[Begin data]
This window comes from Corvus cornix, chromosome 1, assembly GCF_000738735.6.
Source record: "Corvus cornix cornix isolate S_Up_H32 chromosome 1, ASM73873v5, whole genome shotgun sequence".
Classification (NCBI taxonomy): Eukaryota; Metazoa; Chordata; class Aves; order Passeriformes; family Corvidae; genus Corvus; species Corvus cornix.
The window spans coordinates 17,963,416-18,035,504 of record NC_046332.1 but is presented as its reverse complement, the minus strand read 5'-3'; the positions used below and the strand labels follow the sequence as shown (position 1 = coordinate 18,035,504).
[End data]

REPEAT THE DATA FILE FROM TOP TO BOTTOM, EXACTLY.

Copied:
This window comes from Corvus cornix, chromosome 1, assembly GCF_000738735.6.
Source record: "Corvus cornix cornix isolate S_Up_H32 chromosome 1, ASM73873v5, whole genome shotgun sequence".
Classification (NCBI taxonomy): Eukaryota; Metazoa; Chordata; class Aves; order Passeriformes; family Corvidae; genus Corvus; species Corvus cornix.
The window spans coordinates 17,963,416-18,035,504 of record NC_046332.1 but is presented as its reverse complement, the minus strand read 5'-3'; the positions used below and the strand labels follow the sequence as shown (position 1 = coordinate 18,035,504).